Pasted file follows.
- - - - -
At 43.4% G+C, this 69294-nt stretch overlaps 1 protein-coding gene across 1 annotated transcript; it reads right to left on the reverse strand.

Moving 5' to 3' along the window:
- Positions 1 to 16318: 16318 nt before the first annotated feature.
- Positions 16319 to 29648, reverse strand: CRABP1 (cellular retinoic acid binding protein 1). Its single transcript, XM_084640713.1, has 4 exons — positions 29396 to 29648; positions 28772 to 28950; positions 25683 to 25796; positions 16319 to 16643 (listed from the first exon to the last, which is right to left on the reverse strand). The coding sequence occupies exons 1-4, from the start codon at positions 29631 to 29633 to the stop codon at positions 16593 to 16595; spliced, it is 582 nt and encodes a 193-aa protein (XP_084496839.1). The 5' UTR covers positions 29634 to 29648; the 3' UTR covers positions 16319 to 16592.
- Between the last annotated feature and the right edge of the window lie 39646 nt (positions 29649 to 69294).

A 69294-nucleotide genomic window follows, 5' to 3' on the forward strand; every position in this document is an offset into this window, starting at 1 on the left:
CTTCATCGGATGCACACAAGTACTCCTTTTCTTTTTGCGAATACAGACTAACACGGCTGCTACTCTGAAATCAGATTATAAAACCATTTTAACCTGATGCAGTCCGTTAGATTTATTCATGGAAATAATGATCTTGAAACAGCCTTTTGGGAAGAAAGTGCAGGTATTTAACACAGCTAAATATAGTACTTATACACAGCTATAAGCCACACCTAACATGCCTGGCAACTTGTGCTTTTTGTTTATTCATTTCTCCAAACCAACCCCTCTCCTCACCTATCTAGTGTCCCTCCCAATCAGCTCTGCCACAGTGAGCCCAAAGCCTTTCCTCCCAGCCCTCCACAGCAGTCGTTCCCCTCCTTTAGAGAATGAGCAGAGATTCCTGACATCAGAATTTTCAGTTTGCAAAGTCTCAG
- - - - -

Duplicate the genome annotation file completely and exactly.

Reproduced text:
At 43.4% G+C, this 69294-nt stretch overlaps 1 protein-coding gene across 1 annotated transcript; it reads right to left on the reverse strand.

Moving 5' to 3' along the window:
- Positions 1 to 16318: 16318 nt before the first annotated feature.
- Positions 16319 to 29648, reverse strand: CRABP1 (cellular retinoic acid binding protein 1). Its single transcript, XM_084640713.1, has 4 exons — positions 29396 to 29648; positions 28772 to 28950; positions 25683 to 25796; positions 16319 to 16643 (listed from the first exon to the last, which is right to left on the reverse strand). The coding sequence occupies exons 1-4, from the start codon at positions 29631 to 29633 to the stop codon at positions 16593 to 16595; spliced, it is 582 nt and encodes a 193-aa protein (XP_084496839.1). The 5' UTR covers positions 29634 to 29648; the 3' UTR covers positions 16319 to 16592.
- Between the last annotated feature and the right edge of the window lie 39646 nt (positions 29649 to 69294).

A 69294-nucleotide genomic window follows, 5' to 3' on the forward strand; every position in this document is an offset into this window, starting at 1 on the left:
CTTCATCGGATGCACACAAGTACTCCTTTTCTTTTTGCGAATACAGACTAACACGGCTGCTACTCTGAAATCAGATTATAAAACCATTTTAACCTGATGCAGTCCGTTAGATTTATTCATGGAAATAATGATCTTGAAACAGCCTTTTGGGAAGAAAGTGCAGGTATTTAACACAGCTAAATATAGTACTTATACACAGCTATAAGCCACACCTAACATGCCTGGCAACTTGTGCTTTTTGTTTATTCATTTCTCCAAACCAACCCCTCTCCTCACCTATCTAGTGTCCCTCCCAATCAGCTCTGCCACAGTGAGCCCAAAGCCTTTCCTCCCAGCCCTCCACAGCAGTCGTTCCCCTCCTTTAGAGAATGAGCAGAGATTCCTGACATCAGAATTTTCAGTTTGCAAAGTCTCAG